activity page will offer:
introduction to travel routes
experience with Jane Goodall's field study methods
opportunity to analyze travel routes
a chance to observe and record personal travel routes
- Travel route map (as drawn below)
- Paper and pencil
1 - Interpreting Graphics
- Examine this map. It illustrates the travel routes and
evening nesting sites of two chimpanzees. Each night's nest
is numbered consecutively. All questions below are based
upon this field study and the behaviors/actions it suggests.
- How many nesting sites does a chimpanzee make each evening?
- How many nesting sites for Gonzo were identified?
- How many nesting sites for Coco were identified?
- Which animal preferred to travel closer to the river?
- Which animal preferred to nest in groups?
- Which animal traveled a greater distance?
- How many times did Gonzo come in contact with a river?
During which day of travel did Gonzo most likely meet up and
remain with his chimpanzee group? Explain.
Although the group remains in a certain region, it does not
nest in the same spot each night. The chimps travel and establish
new nesting areas.
What are the advantages of this behavior?
Humans evolved from this type of foraging behavior to establish
fixed camps and settlements.
What social advancements helped establish this switch?
What were the advantages of remaining in one place?
2 - Recording Your Travel Routes
Think about yesterday. Where did you have breakfast, lunch,
out a typical day's travel. When creating your drawing,
keep in mind both scale and simplicity of route. Scale -
Use a scale that is appropriate to your travel. Make sure
you have enough space to illustrate the extent of your travel.
Remember, keep your route simple. Although you took footsteps
in hundreds of different directions, just approximate your
your travel route, identify the locations of your breakfast,
lunch and dinner.
with a friend or classmate and uncover the travel route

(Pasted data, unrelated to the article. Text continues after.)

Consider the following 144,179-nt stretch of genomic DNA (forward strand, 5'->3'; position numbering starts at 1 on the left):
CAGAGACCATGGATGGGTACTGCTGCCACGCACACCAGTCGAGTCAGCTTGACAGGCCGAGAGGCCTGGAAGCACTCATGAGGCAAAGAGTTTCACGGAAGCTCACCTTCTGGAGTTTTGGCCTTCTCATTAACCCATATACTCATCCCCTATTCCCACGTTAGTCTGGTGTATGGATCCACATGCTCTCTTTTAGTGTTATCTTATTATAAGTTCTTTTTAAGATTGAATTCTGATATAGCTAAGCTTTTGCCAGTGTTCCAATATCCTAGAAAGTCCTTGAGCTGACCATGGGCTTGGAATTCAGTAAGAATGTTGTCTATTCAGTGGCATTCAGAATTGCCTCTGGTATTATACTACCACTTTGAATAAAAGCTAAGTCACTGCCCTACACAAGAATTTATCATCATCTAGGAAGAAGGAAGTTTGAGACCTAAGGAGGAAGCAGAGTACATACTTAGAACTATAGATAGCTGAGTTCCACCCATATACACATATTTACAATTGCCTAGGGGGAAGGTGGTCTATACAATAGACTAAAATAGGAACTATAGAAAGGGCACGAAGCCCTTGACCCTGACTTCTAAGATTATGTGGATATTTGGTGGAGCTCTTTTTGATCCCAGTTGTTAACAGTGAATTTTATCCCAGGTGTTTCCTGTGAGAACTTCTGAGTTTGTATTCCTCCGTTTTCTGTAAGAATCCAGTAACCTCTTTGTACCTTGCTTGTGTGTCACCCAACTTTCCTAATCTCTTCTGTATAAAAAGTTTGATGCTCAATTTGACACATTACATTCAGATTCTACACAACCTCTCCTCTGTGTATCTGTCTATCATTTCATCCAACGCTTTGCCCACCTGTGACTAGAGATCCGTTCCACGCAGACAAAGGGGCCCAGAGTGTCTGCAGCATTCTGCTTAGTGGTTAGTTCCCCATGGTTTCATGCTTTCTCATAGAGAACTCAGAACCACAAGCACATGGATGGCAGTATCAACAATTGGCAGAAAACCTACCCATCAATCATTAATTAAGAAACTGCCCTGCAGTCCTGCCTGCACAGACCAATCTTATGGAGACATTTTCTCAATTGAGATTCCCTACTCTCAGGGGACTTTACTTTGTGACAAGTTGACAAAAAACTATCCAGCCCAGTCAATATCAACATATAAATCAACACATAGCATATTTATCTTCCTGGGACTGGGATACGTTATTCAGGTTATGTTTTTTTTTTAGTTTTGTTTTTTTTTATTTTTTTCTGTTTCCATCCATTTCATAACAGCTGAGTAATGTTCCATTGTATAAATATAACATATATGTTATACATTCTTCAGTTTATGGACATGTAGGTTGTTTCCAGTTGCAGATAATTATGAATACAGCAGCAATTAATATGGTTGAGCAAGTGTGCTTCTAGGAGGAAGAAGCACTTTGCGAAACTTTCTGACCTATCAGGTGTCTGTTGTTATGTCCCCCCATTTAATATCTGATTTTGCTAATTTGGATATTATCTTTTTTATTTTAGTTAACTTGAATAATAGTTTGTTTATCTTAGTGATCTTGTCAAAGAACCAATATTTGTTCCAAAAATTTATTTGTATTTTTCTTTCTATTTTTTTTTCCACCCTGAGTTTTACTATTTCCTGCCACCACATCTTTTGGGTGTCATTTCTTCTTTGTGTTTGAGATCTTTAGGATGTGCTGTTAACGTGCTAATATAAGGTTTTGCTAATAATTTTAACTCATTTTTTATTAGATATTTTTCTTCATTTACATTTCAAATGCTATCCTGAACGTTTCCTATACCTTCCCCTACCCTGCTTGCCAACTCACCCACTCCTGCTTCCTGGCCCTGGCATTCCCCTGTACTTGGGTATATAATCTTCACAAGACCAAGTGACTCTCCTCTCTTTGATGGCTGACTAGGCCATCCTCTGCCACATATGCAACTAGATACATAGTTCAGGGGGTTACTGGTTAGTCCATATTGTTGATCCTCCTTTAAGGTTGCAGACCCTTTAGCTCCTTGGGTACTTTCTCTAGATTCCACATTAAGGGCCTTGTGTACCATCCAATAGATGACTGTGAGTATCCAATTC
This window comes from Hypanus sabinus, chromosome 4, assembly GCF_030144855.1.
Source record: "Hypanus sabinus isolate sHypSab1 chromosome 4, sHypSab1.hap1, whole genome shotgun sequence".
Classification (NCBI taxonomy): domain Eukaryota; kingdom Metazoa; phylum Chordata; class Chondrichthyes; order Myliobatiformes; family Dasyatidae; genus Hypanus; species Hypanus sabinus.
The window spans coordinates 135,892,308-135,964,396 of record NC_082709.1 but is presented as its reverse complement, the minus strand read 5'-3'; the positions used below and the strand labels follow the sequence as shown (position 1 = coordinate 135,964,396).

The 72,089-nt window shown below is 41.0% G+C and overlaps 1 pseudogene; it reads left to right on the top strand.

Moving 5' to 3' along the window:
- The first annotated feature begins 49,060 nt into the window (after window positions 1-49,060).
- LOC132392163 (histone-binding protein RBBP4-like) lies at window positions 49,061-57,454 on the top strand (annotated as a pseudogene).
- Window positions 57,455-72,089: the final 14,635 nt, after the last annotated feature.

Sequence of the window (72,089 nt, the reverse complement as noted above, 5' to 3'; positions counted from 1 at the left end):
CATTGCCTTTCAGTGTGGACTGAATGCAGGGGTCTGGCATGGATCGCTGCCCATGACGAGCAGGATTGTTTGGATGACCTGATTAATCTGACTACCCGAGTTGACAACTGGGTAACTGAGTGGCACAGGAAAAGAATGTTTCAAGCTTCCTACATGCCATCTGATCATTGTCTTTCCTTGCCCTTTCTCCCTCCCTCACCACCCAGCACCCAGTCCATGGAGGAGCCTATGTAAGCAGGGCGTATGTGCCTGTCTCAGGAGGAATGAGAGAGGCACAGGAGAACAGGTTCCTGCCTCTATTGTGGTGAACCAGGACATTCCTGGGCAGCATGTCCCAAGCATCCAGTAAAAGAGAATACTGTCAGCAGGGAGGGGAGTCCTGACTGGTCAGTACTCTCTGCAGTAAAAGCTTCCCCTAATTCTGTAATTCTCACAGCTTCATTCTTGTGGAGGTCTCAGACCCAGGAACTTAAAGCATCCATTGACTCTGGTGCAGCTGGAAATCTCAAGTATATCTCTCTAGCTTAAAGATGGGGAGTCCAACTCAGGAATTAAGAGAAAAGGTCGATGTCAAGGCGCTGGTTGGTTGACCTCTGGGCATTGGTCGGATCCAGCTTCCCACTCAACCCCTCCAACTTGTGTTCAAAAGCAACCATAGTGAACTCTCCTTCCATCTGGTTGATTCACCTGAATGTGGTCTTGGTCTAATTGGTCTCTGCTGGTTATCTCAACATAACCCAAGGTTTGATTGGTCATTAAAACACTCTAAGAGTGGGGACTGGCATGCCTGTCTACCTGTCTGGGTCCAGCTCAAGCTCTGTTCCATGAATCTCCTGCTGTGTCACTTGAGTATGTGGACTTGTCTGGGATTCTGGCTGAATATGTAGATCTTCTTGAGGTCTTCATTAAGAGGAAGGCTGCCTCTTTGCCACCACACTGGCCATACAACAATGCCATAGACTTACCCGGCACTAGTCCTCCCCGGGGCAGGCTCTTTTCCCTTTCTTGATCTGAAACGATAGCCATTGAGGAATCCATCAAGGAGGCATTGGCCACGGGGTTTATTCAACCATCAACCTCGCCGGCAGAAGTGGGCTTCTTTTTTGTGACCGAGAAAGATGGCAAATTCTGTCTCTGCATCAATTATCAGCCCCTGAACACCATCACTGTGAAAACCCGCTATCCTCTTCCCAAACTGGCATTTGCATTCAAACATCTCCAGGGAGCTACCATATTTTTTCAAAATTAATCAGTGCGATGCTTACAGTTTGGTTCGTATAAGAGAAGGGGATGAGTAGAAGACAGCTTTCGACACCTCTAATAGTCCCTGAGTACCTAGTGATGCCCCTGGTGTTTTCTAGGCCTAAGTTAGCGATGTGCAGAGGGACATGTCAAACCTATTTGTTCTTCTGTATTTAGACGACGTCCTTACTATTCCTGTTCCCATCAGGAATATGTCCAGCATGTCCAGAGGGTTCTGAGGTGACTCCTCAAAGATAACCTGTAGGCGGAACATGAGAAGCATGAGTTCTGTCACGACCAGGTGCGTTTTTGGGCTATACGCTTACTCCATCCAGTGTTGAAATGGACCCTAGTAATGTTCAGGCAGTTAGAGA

they followed on the same day as you mapped. Add this route
to your own map. Identify your friend's location for breakfast,
lunch and dinner. Did your routes overlap? Is so, where?
Can you explain the similarities and differences in your
Maps are a symbolic representation of a landscape or place.
Instead of using reduced scale versions of the concept they
represent, they use abstract symbols (dots represent cities
instead of scaled-down images of real cities, etc.). Make
a map of something common to your classmates. The map can
represent anything from your teacher's cluttered desk to the
layout of the cafeteria. Exchange completed maps with a classmate.
Don't identify the subject of the map. Let them apply critical
observation skills and inferences to determine the map's subject.
Ape Study Sites
Information and links to primate field stations in Africa.
activities in this guide were contributed by Michael DiSpezio,
a Massachusetts-based science writer and author of "Critical
Thinking Puzzles" and "Awesome Experiments in Light & Sound"
(Sterling Publishing Co., NY).
Academic Advisors for this Guide:
Corrine Lowen, Science Department, Wayland Public Schools,
Suzanne Panico, Science Department, Fenway High School, Boston,
Anne E. Jones, Science Department, Wayland Middle School,